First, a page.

I heard a story once about a group of scientists who went down to Hill Country in Texas. In that part of Texas they have caves with huge amounts of bats. In one of these deep caves hundreds of thousands of Brazilian free-tailed bats roost together. Each evening at dusk they come flowing out of the cave mouth, looking for bugs to eat for the night.
The scientists had asked themselves, how do all these bats pour out of the cave without bashing into each other? How do they figure out how not to run in to the other bats leaving at the same time without injuring themselves or each other?
The scientists set up super high-speed cameras to film the bats as they left the cave over a few nights, then they took the footage and analyzed it with 3D software to model each bat as it moved through space.
You know what they found? The bats run into each other quite a bit.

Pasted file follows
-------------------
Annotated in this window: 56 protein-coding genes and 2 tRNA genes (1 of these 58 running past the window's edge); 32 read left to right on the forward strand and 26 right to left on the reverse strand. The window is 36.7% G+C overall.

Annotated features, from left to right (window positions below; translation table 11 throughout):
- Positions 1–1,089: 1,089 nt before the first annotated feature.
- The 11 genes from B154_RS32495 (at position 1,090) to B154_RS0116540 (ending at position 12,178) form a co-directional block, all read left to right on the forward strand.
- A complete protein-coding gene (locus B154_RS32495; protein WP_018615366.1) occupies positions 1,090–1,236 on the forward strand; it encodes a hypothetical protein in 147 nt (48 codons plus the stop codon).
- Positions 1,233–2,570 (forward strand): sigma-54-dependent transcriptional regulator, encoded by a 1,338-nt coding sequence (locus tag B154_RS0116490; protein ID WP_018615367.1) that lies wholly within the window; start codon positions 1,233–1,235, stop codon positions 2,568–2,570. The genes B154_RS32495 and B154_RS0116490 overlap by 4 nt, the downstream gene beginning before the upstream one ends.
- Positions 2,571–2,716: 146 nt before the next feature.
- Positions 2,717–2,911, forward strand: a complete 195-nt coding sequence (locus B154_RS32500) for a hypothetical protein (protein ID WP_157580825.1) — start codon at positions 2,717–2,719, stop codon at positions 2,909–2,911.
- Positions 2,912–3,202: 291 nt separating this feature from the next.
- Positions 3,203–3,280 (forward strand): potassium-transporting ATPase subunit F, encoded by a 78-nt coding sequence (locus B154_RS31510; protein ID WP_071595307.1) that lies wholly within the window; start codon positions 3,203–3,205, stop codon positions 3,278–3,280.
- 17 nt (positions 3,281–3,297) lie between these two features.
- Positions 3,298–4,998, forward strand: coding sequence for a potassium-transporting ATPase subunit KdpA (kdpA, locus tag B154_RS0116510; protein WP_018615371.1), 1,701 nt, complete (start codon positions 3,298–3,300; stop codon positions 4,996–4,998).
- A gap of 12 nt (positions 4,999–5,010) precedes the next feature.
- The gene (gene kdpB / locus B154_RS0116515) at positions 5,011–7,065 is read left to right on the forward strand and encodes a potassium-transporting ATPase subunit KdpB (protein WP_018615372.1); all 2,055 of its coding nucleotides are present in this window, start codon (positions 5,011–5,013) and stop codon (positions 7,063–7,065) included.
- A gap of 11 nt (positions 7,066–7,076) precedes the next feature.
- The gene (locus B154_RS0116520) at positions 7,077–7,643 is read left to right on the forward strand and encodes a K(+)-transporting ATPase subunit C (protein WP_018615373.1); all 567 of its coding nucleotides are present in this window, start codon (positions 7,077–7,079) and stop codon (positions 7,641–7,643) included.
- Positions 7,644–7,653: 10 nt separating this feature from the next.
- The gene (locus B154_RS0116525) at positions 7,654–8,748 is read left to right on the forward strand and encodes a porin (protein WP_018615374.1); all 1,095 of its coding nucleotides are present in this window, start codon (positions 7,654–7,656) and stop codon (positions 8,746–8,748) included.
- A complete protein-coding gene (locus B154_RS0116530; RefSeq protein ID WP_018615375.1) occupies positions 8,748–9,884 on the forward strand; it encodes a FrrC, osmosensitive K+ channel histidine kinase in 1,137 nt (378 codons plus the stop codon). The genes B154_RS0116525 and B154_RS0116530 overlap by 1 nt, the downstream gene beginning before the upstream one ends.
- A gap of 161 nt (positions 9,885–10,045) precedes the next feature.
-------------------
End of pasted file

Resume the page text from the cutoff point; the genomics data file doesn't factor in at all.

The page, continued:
Bats haven’t found some great way to analyze where their friends are around them and compensate so no-one touches. They’ve just gotten really good at readjusting when someone bumps them off track.
I think about this when I’m trying out new processes and setups at work. Even when everyone’s trying to go in the same direction, there can be a lot of jostling and getting in each other’s way. It’s tempting to make lanes rigid and standardized to ‘solve’ this, but sometimes it’s better just to make it easier to get back on track.
See for yourself: Bat Ballet: Slo-mo footage reveals how thousands of bats emerge from a cave without injury